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CNY SPD Parent-Connections offers support for parents of children with sensory processing disorders

Children with Sensory Processing Disorder don't have "typical" reactions to stimuli. CNY SPD Parent-Connections offers support for parents whose children have received this and other diagnoses.

Children with Sensory Processing Disorder don't have "typical" reactions to stimuli. CNY SPD Parent-Connections offers support for parents whose children have received this and other diagnoses.

— When Caryn Daher’s son, Jon, was little, he was into everything — even more than the average toddler.

“He was… constantly bumping and crashing into things and people and seeking-jumping type activities,” said Daher, a Cicero resident. “He had difficulty in regulating and responding to movement activities appropriately. It went far beyond a ‘busy’ toddler.”

In addition, Jon struggled with a variety of sounds, often withdrawing or avoiding certain situations because of the noise level. He had higher-than-average sensitivities to food, temperature and touch. In addition, his speech was delayed. It was that delay that led to help for his other issues. Through his speech therapist, Jon was diagnosed with Sensory Processing Disorder.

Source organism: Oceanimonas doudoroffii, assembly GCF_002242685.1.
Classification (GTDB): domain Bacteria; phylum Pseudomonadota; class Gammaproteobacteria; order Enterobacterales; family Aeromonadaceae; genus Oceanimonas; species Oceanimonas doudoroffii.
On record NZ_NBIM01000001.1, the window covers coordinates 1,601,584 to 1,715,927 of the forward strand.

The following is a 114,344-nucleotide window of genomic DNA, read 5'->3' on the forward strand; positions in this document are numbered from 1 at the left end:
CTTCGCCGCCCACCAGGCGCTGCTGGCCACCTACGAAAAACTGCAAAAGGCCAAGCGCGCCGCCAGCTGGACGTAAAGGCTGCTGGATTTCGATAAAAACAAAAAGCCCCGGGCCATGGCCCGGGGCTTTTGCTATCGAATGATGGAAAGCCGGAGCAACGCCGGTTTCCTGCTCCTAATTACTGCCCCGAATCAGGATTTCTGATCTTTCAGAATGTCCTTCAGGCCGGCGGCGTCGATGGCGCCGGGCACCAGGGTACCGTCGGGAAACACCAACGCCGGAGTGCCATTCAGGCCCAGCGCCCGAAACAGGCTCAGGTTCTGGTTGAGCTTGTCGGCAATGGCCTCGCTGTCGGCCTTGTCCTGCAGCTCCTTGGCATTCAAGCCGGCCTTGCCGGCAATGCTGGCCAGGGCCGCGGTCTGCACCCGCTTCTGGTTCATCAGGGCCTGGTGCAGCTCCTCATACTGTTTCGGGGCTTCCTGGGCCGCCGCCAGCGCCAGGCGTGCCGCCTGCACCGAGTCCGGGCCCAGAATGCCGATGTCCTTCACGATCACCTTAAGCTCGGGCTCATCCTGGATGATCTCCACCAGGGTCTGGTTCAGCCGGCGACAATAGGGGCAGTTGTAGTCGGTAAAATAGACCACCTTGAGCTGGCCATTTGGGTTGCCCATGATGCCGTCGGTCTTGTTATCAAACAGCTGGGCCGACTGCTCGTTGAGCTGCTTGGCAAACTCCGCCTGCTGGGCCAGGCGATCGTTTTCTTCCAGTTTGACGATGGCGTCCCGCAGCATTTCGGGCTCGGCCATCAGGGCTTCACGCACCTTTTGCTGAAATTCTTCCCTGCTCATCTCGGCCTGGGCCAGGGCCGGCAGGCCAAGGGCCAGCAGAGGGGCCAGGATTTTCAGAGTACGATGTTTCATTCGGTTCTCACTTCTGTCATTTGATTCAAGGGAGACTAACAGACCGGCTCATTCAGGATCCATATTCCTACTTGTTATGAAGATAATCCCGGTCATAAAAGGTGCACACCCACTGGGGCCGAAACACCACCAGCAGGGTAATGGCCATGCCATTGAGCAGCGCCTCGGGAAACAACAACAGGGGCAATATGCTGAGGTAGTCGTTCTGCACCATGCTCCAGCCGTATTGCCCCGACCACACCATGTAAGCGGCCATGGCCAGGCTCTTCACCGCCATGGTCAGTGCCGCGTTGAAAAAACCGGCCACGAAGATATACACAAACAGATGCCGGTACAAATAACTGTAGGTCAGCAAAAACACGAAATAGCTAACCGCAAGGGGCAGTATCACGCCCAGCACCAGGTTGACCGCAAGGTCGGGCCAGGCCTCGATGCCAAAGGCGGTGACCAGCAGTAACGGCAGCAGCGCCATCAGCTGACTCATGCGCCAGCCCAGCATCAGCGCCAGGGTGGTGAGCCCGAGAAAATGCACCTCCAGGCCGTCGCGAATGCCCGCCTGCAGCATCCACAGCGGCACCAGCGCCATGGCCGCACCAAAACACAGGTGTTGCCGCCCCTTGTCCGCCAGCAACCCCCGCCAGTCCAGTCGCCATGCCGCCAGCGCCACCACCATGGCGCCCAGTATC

Sensory Processing Disorder (SPD) is a neurological disorder in which the sufferer has difficulties with taking in, processing and responding to information received by the senses.

“Kids with sensory difficulties process this information in a different way than most other people,” Daher said. “These issues can cause extreme sensitivities that can impact doing everyday life activities and can cause reactions which include extreme withdrawal and avoidance, distress, fear, anxiety and confusion. Organization and planning can be effected and often, these kids have trouble with both fine and gross motor skills. With many children, their sensitivities are a ‘mixed bag’ where they are very over-responsive to some types of stimuli and under-responsive to others. Emotionally, this is very trying for a kid to handle. The behaviors and reactions associated with this disorder go far beyond what is considered typical.”

SPD is not recognized in the Diagnostic and Statistical Manual of Mental Disorders (DSM), the Bible of sorts for all mental, psychiatric and developmental disorders. Daher says that’s a major oversight.

“This manual consists of the criteria how doctors use to diagnose and how services are recommended,” she said. “The recognition of SPD is critically important to ensure that children receive the services they desperately need.”

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